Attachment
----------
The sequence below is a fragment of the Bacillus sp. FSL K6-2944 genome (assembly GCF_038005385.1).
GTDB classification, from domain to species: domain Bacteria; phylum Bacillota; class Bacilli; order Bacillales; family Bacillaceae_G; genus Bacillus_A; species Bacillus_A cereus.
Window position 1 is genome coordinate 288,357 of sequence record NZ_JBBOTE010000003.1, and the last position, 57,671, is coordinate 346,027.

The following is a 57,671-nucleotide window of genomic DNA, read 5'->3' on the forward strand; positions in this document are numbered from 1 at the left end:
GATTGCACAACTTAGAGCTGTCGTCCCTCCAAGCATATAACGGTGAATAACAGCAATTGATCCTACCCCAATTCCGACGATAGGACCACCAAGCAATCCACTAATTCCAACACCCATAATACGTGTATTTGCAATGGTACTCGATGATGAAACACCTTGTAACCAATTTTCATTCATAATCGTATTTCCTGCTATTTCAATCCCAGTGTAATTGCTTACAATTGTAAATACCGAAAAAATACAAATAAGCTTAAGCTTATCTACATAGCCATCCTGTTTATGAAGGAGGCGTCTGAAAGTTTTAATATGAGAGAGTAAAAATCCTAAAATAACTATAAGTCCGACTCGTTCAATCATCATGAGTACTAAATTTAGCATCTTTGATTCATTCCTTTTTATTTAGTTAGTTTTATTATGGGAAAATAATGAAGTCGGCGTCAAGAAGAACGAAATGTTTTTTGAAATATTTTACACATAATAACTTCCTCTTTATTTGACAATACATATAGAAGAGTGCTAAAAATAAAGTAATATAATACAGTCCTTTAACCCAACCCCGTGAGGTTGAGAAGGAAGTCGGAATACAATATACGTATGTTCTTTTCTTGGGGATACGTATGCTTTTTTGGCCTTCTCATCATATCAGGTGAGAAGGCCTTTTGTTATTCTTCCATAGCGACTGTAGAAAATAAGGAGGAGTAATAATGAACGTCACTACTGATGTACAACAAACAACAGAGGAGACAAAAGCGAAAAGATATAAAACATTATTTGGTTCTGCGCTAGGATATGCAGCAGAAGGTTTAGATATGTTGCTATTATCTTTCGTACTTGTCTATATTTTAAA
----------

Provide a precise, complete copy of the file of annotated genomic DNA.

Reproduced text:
The sequence below is a fragment of the Bacillus sp. FSL K6-2944 genome (assembly GCF_038005385.1).
GTDB classification, from domain to species: domain Bacteria; phylum Bacillota; class Bacilli; order Bacillales; family Bacillaceae_G; genus Bacillus_A; species Bacillus_A cereus.
Window position 1 is genome coordinate 288,357 of sequence record NZ_JBBOTE010000003.1, and the last position, 57,671, is coordinate 346,027.

The following is a 57,671-nucleotide window of genomic DNA, read 5'->3' on the forward strand; positions in this document are numbered from 1 at the left end:
GATTGCACAACTTAGAGCTGTCGTCCCTCCAAGCATATAACGGTGAATAACAGCAATTGATCCTACCCCAATTCCGACGATAGGACCACCAAGCAATCCACTAATTCCAACACCCATAATACGTGTATTTGCAATGGTACTCGATGATGAAACACCTTGTAACCAATTTTCATTCATAATCGTATTTCCTGCTATTTCAATCCCAGTGTAATTGCTTACAATTGTAAATACCGAAAAAATACAAATAAGCTTAAGCTTATCTACATAGCCATCCTGTTTATGAAGGAGGCGTCTGAAAGTTTTAATATGAGAGAGTAAAAATCCTAAAATAACTATAAGTCCGACTCGTTCAATCATCATGAGTACTAAATTTAGCATCTTTGATTCATTCCTTTTTATTTAGTTAGTTTTATTATGGGAAAATAATGAAGTCGGCGTCAAGAAGAACGAAATGTTTTTTGAAATATTTTACACATAATAACTTCCTCTTTATTTGACAATACATATAGAAGAGTGCTAAAAATAAAGTAATATAATACAGTCCTTTAACCCAACCCCGTGAGGTTGAGAAGGAAGTCGGAATACAATATACGTATGTTCTTTTCTTGGGGATACGTATGCTTTTTTGGCCTTCTCATCATATCAGGTGAGAAGGCCTTTTGTTATTCTTCCATAGCGACTGTAGAAAATAAGGAGGAGTAATAATGAACGTCACTACTGATGTACAACAAACAACAGAGGAGACAAAAGCGAAAAGATATAAAACATTATTTGGTTCTGCGCTAGGATATGCAGCAGAAGGTTTAGATATGTTGCTATTATCTTTCGTACTTGTCTATATTTTAAA